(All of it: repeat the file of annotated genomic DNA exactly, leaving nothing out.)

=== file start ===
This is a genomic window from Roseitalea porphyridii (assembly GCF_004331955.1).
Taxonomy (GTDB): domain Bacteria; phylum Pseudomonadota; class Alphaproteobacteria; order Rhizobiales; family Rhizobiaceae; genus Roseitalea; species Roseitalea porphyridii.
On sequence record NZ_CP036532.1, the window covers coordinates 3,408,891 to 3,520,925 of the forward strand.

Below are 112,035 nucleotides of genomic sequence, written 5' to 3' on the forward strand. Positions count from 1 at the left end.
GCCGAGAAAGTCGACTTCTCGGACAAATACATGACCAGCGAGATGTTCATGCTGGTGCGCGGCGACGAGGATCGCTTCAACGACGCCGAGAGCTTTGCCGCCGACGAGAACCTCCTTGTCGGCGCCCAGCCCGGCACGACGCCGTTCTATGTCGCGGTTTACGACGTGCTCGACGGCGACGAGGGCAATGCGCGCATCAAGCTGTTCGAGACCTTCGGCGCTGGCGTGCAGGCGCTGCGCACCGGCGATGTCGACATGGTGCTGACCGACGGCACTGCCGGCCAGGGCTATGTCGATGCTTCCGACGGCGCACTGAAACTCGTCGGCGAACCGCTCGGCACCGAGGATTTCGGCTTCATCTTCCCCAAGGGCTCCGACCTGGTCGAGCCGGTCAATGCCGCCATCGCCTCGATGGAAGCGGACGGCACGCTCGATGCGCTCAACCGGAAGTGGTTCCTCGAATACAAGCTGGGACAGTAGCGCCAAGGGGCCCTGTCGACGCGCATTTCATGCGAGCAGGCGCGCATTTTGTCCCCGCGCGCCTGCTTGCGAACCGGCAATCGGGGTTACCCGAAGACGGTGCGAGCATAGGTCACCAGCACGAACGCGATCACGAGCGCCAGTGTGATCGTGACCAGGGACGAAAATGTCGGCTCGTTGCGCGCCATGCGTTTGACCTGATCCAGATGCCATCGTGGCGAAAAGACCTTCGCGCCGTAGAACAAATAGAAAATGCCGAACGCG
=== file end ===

This is a genomic window from Roseitalea porphyridii (assembly GCF_004331955.1).
Taxonomy (GTDB): domain Bacteria; phylum Pseudomonadota; class Alphaproteobacteria; order Rhizobiales; family Rhizobiaceae; genus Roseitalea; species Roseitalea porphyridii.
On sequence record NZ_CP036532.1, the window covers coordinates 3,408,891 to 3,520,925 of the forward strand.

Below are 112,035 nucleotides of genomic sequence, written 5' to 3' on the forward strand. Positions count from 1 at the left end.
GCCGAGAAAGTCGACTTCTCGGACAAATACATGACCAGCGAGATGTTCATGCTGGTGCGCGGCGACGAGGATCGCTTCAACGACGCCGAGAGCTTTGCCGCCGACGAGAACCTCCTTGTCGGCGCCCAGCCCGGCACGACGCCGTTCTATGTCGCGGTTTACGACGTGCTCGACGGCGACGAGGGCAATGCGCGCATCAAGCTGTTCGAGACCTTCGGCGCTGGCGTGCAGGCGCTGCGCACCGGCGATGTCGACATGGTGCTGACCGACGGCACTGCCGGCCAGGGCTATGTCGATGCTTCCGACGGCGCACTGAAACTCGTCGGCGAACCGCTCGGCACCGAGGATTTCGGCTTCATCTTCCCCAAGGGCTCCGACCTGGTCGAGCCGGTCAATGCCGCCATCGCCTCGATGGAAGCGGACGGCACGCTCGATGCGCTCAACCGGAAGTGGTTCCTCGAATACAAGCTGGGACAGTAGCGCCAAGGGGCCCTGTCGACGCGCATTTCATGCGAGCAGGCGCGCATTTTGTCCCCGCGCGCCTGCTTGCGAACCGGCAATCGGGGTTACCCGAAGACGGTGCGAGCATAGGTCACCAGCACGAACGCGATCACGAGCGCCAGTGTGATCGTGACCAGGGACGAAAATGTCGGCTCGTTGCGCGCCATGCGTTTGACCTGATCCAGATGCCATCGTGGCGAAAAGACCTTCGCGCCGTAGAACAAATAGAAAATGCCGAACGCG